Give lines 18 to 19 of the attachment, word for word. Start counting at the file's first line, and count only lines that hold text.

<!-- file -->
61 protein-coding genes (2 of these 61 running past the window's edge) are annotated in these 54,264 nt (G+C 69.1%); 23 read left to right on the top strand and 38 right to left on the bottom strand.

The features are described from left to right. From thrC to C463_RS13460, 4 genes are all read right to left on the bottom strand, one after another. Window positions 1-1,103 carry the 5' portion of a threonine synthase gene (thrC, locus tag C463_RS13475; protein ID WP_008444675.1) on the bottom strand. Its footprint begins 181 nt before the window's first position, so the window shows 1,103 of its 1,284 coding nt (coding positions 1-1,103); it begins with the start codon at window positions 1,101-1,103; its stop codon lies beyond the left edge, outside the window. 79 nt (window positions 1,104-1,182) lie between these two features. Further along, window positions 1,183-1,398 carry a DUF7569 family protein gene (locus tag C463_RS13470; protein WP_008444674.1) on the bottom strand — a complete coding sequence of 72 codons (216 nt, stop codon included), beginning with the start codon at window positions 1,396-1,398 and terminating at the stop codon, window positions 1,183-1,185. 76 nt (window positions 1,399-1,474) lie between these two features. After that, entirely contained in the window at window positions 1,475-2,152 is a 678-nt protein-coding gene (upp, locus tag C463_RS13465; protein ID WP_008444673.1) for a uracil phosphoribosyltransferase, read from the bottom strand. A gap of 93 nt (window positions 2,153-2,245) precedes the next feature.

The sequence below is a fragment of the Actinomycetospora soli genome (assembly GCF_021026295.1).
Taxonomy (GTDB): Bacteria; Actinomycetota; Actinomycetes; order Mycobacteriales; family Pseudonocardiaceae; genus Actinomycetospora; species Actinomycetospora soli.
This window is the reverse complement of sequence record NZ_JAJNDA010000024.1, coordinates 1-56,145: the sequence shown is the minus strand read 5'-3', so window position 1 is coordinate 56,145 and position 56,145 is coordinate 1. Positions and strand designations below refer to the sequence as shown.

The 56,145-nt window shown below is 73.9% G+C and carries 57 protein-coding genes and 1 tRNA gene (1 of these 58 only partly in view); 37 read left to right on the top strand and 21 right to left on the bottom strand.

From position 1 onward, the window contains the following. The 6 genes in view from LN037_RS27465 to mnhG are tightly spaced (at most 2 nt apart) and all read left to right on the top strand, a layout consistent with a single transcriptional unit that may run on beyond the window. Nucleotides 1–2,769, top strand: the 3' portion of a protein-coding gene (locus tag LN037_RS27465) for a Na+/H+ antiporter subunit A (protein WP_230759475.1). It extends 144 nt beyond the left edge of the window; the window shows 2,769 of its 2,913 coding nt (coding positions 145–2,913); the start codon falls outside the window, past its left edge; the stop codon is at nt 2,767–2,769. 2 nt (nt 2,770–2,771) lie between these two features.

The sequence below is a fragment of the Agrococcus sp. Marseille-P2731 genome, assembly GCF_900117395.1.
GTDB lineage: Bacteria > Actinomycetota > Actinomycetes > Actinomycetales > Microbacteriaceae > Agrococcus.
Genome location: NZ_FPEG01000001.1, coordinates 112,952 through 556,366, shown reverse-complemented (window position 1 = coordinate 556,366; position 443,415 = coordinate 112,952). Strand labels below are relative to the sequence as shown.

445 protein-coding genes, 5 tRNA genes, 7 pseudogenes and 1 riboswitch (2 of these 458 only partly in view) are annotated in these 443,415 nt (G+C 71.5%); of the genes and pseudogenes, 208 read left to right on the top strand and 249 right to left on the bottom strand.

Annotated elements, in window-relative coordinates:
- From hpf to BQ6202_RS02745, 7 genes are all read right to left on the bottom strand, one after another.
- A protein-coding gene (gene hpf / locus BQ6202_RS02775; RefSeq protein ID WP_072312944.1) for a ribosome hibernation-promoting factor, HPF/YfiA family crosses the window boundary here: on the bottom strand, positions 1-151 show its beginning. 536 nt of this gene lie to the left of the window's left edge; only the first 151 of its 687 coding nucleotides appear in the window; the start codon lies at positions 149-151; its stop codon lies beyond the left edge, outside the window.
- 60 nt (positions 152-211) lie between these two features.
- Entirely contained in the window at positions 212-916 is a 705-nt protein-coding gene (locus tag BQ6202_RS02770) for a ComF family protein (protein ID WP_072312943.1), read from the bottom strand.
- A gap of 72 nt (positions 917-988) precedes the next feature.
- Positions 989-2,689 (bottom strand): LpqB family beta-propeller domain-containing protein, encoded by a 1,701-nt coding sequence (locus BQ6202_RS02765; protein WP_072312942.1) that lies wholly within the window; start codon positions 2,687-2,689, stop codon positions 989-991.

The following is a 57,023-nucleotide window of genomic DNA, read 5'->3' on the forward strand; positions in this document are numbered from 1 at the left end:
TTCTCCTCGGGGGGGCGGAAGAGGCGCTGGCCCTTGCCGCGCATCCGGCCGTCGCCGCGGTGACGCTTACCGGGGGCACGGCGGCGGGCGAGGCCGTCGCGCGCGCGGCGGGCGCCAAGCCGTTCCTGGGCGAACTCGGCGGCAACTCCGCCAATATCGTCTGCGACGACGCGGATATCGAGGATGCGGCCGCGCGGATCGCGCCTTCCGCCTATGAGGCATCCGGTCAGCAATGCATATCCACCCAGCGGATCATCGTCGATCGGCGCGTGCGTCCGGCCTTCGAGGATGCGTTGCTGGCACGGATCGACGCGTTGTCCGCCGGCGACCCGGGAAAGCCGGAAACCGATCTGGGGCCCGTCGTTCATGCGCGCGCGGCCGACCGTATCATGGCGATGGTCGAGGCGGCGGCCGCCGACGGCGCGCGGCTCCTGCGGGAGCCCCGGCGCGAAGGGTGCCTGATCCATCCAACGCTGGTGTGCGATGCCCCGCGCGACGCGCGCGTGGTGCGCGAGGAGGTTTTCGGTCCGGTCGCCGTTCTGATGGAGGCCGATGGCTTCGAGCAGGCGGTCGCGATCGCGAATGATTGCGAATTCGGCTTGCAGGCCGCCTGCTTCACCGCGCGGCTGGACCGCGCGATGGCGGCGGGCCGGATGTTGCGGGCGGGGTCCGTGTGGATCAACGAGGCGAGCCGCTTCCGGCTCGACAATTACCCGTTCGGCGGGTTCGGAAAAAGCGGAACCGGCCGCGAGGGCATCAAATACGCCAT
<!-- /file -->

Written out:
- Positions 989-2,689 (bottom strand): LpqB family beta-propeller domain-containing protein, encoded by a 1,701-nt coding sequence (locus BQ6202_RS02765; protein WP_072312942.1) that lies wholly within the window; start codon positions 2,687-2,689, stop codon positions 989-991.

The following is a 57,023-nucleotide window of genomic DNA, read 5'->3' on the forward strand; positions in this document are numbered from 1 at the left end: